Proxy or traditional: Which method should you choose?

Proxy and traditional SR&ED: Which method should you choose?

When filing your Scientific Research & Experimental Development (SR&ED) claim, you have an important decision to make: Proxy method or traditional method? Both have different attributes that could tailor one method better to your situation. Know the facts before you decide.

Proxy vs. Traditional

There are two ways, in principal, to calculate SR&ED: proxy and traditional. While the differences between the two types of calculations are numerous, the principal one has to do with how overhead and expenditures are tracked within SR&ED. Specifically, the proxy method does not require keeping track of these expenses, while the traditional method does. 1

Another important point is that once you have chosen between proxy and traditional SR&ED for the tax year, the Canada Revenue Agency (CRA) states that you cannot change: 2

The choice of method is made on a year-by-year basis and it is irrevocable for the year. After a claim has been filed, the method of determining the SR&ED expenditures cannot be changed.

A glance at the Canada Revenue Agency’s rules distinguishing proxy from traditional methods shows that there is more paperwork associated with the latter method. Traditional rules require companies to show that all overhead and expenditures are directly related to SR&ED, and the calculations become complex when SR&ED and non-SR&ED work is performed in the same facility. All expenditures must be explained as well as the calculations used to arrive at the conclusions for the work.

The Proxy Method

The proxy method, by contrast, does not require the need to track overhead and expenditures. The credit is based on the prescribed proxy amount that is currently “60% of the salary base calculated using directly engaged SR&ED salaries or wages,” 3 meaning that the calculation is fairly simple to perform; note, however, that this percentage is being brought down, and will sit at 55% in 2014. This is a suitable method to use if a company has a large number of employees, or the bureaucratic paperwork associated with filing the claim would be vastly disproportionate to the amount of credit received in return for the work.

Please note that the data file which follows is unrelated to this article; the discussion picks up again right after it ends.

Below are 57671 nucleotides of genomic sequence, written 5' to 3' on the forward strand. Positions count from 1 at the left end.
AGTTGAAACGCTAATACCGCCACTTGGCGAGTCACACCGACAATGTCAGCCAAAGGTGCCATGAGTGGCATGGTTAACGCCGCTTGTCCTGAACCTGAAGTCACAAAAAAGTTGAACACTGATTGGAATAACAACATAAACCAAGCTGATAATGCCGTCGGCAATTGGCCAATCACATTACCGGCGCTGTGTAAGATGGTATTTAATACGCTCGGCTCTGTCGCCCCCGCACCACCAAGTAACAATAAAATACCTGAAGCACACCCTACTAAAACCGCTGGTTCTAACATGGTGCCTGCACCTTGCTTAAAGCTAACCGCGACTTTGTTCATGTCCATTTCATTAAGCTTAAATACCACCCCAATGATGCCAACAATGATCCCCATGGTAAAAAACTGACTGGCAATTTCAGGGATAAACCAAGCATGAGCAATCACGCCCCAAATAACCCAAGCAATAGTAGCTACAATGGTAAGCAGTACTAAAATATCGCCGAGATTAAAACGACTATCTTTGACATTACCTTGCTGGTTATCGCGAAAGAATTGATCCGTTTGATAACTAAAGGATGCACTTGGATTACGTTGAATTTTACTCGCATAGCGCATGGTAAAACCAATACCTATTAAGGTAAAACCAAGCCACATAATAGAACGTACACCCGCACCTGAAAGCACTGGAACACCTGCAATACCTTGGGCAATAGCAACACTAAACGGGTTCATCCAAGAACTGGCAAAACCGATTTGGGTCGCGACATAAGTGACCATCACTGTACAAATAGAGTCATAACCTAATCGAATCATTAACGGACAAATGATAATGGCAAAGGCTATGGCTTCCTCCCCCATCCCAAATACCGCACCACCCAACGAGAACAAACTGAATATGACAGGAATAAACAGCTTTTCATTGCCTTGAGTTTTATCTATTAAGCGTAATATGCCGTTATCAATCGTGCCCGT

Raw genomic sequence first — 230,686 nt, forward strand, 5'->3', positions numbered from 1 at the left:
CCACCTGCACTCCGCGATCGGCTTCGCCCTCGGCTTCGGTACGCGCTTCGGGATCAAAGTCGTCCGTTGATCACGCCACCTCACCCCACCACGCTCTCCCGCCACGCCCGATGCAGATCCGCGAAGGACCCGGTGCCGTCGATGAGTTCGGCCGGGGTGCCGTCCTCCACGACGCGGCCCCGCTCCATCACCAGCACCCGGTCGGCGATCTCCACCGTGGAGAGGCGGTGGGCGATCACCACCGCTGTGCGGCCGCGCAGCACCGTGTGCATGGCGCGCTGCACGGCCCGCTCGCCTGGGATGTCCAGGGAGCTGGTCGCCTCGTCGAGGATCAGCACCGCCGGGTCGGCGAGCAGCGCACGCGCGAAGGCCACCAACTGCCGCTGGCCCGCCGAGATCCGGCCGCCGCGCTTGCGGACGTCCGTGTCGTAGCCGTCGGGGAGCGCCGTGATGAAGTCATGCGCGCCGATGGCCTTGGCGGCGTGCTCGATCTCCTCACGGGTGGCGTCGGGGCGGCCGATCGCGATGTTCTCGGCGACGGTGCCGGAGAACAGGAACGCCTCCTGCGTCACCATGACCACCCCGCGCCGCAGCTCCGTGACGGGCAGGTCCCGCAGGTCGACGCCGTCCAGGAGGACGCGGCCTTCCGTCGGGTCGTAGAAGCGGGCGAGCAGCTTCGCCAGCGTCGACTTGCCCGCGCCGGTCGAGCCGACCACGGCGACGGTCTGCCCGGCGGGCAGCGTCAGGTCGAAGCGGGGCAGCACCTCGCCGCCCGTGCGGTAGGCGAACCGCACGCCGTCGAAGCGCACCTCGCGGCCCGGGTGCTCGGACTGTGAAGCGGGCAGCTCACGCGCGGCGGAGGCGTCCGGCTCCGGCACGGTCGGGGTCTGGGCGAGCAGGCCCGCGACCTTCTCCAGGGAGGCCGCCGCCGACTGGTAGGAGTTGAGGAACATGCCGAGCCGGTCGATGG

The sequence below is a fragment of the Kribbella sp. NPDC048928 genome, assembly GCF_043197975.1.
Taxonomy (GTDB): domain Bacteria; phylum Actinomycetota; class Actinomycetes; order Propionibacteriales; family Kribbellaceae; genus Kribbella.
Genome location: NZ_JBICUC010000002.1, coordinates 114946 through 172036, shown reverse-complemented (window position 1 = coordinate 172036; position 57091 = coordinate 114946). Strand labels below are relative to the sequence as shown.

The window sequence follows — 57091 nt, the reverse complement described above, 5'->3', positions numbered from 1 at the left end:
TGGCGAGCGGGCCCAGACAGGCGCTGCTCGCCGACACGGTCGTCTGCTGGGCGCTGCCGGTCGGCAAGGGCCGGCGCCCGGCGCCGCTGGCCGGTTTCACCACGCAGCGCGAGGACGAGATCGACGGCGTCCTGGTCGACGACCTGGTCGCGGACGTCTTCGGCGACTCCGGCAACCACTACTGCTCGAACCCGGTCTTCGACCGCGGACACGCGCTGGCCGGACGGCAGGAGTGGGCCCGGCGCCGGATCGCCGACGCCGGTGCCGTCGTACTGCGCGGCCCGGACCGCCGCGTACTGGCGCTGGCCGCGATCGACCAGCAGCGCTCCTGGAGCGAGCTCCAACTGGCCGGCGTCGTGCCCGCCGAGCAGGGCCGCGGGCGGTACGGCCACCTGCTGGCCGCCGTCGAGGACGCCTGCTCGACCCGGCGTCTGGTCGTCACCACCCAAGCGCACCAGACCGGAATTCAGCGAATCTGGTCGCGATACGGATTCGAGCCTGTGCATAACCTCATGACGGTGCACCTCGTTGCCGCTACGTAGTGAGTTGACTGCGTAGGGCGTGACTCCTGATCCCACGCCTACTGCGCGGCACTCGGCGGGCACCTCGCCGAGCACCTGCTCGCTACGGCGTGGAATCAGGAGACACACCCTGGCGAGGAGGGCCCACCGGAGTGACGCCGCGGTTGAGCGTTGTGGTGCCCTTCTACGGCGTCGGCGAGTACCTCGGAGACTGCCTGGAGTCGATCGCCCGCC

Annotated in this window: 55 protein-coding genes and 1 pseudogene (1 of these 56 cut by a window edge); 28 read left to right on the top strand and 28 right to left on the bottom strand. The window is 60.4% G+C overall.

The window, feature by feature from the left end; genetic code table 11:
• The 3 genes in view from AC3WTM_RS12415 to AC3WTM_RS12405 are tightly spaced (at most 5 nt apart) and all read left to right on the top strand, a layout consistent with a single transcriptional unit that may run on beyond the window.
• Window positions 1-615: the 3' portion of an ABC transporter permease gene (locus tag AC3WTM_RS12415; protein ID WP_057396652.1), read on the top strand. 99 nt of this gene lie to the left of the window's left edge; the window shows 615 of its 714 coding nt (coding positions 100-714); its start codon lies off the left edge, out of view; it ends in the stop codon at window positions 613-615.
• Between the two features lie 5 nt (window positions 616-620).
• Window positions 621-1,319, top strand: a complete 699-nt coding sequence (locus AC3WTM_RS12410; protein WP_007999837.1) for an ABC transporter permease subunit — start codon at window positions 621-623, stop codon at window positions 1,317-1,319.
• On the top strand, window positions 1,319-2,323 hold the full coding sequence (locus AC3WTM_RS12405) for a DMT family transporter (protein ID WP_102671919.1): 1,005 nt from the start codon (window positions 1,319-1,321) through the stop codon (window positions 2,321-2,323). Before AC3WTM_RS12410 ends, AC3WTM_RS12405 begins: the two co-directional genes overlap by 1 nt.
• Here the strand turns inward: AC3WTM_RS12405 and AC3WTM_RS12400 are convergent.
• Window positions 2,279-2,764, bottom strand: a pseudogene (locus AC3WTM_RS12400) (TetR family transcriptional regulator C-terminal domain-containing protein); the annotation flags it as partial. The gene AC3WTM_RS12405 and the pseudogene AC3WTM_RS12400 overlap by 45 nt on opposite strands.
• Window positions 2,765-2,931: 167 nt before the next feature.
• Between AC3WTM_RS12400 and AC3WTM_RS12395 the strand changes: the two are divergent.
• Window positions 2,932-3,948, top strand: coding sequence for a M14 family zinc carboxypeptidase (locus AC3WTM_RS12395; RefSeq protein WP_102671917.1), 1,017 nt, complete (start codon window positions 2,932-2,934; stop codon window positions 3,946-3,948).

The Traditional Method

The traditional method does have benefits for larger companies. There is no need to calculate the overall salary base. Tax credits can be earned on overhead and other expenditures that are actually incurred, providing a more appropriate forum in industries that have large overhead expenditures.

Conclusion: Choose the Best Method for your Company

Larger companies may find more benefit in the traditional method than smaller companies, however, which method you choose should be based upon which method will garner the most out of your SR&ED claim. Ensure that you calculate how much you may receive based on each method to ensure you calculate using the most effective method.

Proxy and traditional methods only change the claim at the federal level. The CRA stated that provincially, each method is treated equally: 4

The treatment of provincial and territorial research and development (R&D) tax credits is the same under both the proxy and the traditional methods in determining the amount of qualified SR&ED expenditures for the year.

 

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Show 4 footnotes

  1. Canada Revenue Agency. (2012). Traditional and Proxy Methods Policy. Retrieved from http://www.cra-arc.gc.ca/txcrdt/sred-rsde/clmng/trdtnlprxymthds-eng.html#N103A6.
  2. Canada Revenue Agency. (2012). Traditional and Proxy Methods Policy. Retrieved from http://www.cra-arc.gc.ca/txcrdt/sred-rsde/clmng/trdtnlprxymthds-eng.html#N103A6.
  3. Canada Revenue Agency. (2012). Traditional and Proxy Methods Policy. Retrieved from http://www.cra-arc.gc.ca/txcrdt/sred-rsde/clmng/trdtnlprxymthds-eng.html#N103A6.
  4. Canada Revenue Agency. (2012). Traditional and Proxy Methods Policy. Retrieved from http://www.cra-arc.gc.ca/txcrdt/sred-rsde/clmng/trdtnlprxymthds-eng.html#N103A6.

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